Canadian Anglican Archbishop Wants new ABC-elect to nix ACNA
Welby makes no commitment to Hiltz that he won't meet with emerging Anglican provincial leaders in North America
By David W. Virtue
December 22, 2012
The leader of the Anglican Church of Canada had a "just say no" message to the new Archbishop of Canterbury-elect Justin Welby in discussions on the Anglican Church in North America when the two men met recently.
Archbishop Fred Hiltz is petrified that the new evangelical archbishop will recognize Archbishop Bob Duncan and the Anglican Church in North America as an emerging province thus diluting the influence of both the ACoC and The Episcopal Church USA. He and Presiding Bishop Jefferts Schori both maintain their jurisdictions are the sole legitimate expressions of Anglicanism in North America.
Following legal actions by the ultra-liberal Diocese of New Westminster on sexuality, two new Anglican groups formed in Canada. They are the Anglican Coalition in Canada (ACiC) and the Anglican Network in Canada (ANiC). The ANiC is a constituent member of the ACNA.
While saying he was feeling "very optimistic about his leadership," Hiltz is worried that the evangelical leader of the Anglican Communion, who clearly has more in common theologically with Duncan than he does with Hiltz or Katharine Jefferts Schori, will give full recognition to the ACNA thus deepening an already dislocated Anglicanism. A formal statement by the Anglican Communion as to who is an Anglican means fidelity to the doctrines and disciplines set forth in the Book of Common Prayer something Archbishop Duncan and his HOB have had no difficulty endorsing or adhering to. The same cannot be said for either the Episcopal Church or the Anglican Church of Canada that have caused a crisis with aberrant actions on human sexuality.
The ACNA is composed of Anglicans who have left the Anglican Church of Canada and The Episcopal Church in the U.S. ACNA describes itself as "an emerging Province in the global Anglican Communion," though it is not formally recognized by the Anglican Consultative Council (ACC). The ACNA is recognized by the FCA/GAFCON and Archbishop Duncan sits on the Primates Council of GAFCON that includes the largest Anglican provinces in Africa, Asia, Latin America and the Middle East.
Any formal recognition of the ACNA, however, would have to come from the Anglican Consultative Council (ACC), not the ABC. That would not necessarily stop the new ABC from having informal talks with Duncan who met recently with the Pope in Rome. If the Pontiff of one billion souls has no difficulty pressing the flesh with Duncan, what is to stop Welby from doing the same.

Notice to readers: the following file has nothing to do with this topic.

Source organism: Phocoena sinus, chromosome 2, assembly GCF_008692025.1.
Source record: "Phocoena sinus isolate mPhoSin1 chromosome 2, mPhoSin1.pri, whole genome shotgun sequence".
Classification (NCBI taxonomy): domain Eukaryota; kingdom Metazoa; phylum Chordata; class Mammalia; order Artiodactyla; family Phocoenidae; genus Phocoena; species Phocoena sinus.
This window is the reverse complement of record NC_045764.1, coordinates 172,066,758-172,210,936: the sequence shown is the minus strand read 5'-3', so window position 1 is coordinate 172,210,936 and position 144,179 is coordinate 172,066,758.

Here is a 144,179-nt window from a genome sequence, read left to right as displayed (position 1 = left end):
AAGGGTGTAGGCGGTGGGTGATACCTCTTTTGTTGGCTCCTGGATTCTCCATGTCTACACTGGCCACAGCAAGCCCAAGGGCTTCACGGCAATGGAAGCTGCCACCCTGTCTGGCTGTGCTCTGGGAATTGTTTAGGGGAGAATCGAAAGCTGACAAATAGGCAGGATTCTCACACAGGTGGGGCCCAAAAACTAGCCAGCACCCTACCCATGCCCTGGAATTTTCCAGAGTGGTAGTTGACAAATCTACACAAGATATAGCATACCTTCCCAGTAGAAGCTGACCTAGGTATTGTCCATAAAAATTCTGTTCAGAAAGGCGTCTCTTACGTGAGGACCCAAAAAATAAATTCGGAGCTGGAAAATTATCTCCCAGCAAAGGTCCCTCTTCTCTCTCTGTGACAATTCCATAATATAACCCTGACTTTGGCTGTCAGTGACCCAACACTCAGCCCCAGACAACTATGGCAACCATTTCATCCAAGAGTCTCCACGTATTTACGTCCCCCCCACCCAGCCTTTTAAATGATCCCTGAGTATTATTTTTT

Hiltz's visit to Welby is reminiscent of a visit TEC Presiding Bishop Frank Griswold once made to Archbishop George Carey on the occasion of the formation of the Anglican Mission in America (AMIA) in 2000. Fearful that Carey might recognize the AMIA, Griswold jumped on a plane and flew to London and confronted Carey demanding that he not recognize the emerging Anglican group. Carey obliged, but, years later, he said he regretted that action as TEC grew more openly hostile to orthodoxy in faith and morals.
However Welby has given no hint as to how he would proceed with the ACNA, leaving Hiltz to opine that he, Welby, would have an "extensive ministry of reconciliation". Hiltz told the Anglican Journal that, "[what] I get is a sense that he wants to be personally pro-active to build relations," without saying whom he would build them with. Reconciliation with what and whom remains an open question.
Hiltz said he requested that if bodies of the Church of England are to meet with representatives of ACNA, "in fairness, they should also meet with us to get a better picture." Welby was "very appreciative" of the place of the Anglican Church of Canada in the Communion and the contributions it has been able to make, added Hiltz.
Clearly Welby is too smart to give his hand away, leaving Hiltz to wonder what plans Welby has for North American Anglicanism.
The two met at Auckland Castle, the official residence of the bishop of Durham, in County Durham, England. The discussion included plans by the Episcopal diocese of Jerusalem to launch a financial appeal that has the potential to be a Communion-wide campaign.
On Mar. 21, 2013, Hiltz will be part of a group of church leaders across the Anglican Communion who will attend the new archbishop's enthronement at Canterbury Cathedral.
Welby, 56, was an executive in the oil industry for 11 years before he pursued a degree in theology in 1989. Welby began his ecclesiastical career at Holy Trinity Brompton in London coming under the influence of the evangelically driven ALPHA. He was ordained a deacon in 1992 and spent 15 years in the diocese of Coventry as curate and rector of various parishes. In 2007, he was installed a dean of Liverpool Cathedral and three years later became the bishop of Durham.
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